Also, the thing Grof is talking about doesn't just pertain to psychedelic therapy, it's just therapy in general. A lot of people need help at some time, and there's no shame in that. I've personally benefitted from therapy of various kinds, and there are people who I'm close to in my life who say things like "therapy's for weak people", or "therapists are scam artists", this kind of thing. There's a huge amount of misinformation, some of those people have subsequently gone into therapy and been helped by it. People in a crisis of one way or another… it's an opportunity. It's an opportunity to cultivate and to heal and to be better for it.
The metaphor can be extended to the global situation. You read a lot of people saying really pessimistic things about the state of the world, and they're right! You can really get down about the government, and the environment and all this stuff. If you step back, the world's in crisis. I think it's a tremendous opportunity. There's so much potential to fix these problems by actually dealing with them. There's work to do internally, and I think the more you've done the work internally, the more you'll be of service.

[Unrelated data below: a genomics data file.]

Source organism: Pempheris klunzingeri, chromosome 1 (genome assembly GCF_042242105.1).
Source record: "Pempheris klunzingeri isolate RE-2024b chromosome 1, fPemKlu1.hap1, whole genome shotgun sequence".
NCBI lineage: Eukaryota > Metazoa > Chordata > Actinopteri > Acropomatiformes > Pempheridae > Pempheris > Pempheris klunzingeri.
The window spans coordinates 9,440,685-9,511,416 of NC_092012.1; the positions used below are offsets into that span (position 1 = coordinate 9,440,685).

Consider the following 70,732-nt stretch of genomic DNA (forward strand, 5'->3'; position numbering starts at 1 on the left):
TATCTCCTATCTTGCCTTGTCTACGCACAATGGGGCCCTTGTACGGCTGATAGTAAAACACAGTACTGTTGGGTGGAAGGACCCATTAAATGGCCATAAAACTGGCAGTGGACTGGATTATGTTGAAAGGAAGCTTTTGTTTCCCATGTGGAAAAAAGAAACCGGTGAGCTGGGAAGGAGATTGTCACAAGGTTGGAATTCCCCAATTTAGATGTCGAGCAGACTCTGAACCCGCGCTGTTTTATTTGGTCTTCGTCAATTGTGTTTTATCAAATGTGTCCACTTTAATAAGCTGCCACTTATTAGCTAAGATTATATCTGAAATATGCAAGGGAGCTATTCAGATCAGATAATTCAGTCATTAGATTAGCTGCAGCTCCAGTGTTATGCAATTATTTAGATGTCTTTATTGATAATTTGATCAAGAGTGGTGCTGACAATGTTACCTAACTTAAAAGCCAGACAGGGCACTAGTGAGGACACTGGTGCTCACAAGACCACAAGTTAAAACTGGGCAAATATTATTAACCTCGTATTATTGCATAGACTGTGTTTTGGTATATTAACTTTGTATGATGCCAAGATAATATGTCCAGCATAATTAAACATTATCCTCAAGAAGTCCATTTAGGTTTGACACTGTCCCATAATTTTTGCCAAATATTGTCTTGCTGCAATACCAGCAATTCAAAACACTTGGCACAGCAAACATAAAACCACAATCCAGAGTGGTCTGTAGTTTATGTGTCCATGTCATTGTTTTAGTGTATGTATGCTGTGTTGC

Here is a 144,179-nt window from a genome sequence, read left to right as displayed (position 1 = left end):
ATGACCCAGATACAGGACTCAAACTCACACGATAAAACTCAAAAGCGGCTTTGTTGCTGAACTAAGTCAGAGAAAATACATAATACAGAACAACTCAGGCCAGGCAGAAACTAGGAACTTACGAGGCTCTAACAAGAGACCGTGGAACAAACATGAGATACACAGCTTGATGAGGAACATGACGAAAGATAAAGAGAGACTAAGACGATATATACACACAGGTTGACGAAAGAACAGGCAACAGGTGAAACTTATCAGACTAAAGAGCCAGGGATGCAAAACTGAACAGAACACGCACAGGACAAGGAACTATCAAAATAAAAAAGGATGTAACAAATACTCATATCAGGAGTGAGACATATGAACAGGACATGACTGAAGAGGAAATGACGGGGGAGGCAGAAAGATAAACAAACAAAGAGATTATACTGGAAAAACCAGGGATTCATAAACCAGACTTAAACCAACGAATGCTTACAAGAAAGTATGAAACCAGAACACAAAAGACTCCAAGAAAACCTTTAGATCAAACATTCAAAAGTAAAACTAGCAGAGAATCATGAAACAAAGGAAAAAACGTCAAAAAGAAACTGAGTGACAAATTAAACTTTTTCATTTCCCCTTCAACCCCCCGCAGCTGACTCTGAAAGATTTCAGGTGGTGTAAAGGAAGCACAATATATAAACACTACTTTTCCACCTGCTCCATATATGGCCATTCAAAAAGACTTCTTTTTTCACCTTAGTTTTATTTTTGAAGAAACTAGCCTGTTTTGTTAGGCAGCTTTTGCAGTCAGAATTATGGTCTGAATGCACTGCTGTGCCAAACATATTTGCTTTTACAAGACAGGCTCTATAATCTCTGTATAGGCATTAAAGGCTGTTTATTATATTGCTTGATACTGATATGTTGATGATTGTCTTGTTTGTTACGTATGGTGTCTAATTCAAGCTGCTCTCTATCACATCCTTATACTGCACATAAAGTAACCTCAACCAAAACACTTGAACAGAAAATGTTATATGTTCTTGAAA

Both Guardian Alien and Liturgy have a lot of focus on immediacy, ephemerality and focusing on what's happening in the moment, while searching for transcendence in the longer term. The main difference is perhaps that Liturgy was much 'tighter' and less free than Guardian Alien. Is this what you were looking for when you left Liturgy?
GF: At the time, yeah. That and just… wanting something different, and trying to make some combination of all the different styles of drumming I'd gotten in to over the years. I'd always just been a collaborator too, which was also the case in Guardian Alien, but I was the band leader! So I ended up doing a lot of composition and stuff. It started out as a reaction to a situation I wanted to get out of, and ended up being this style of composition. For me it's all about just really not thinking. When there's as little inner critical voice as possible. It's just the sticks hitting the skins, and the actions doing themselves.
Guardian Alien's Spiritual Emergency is released on 27th January via Thrill Jockey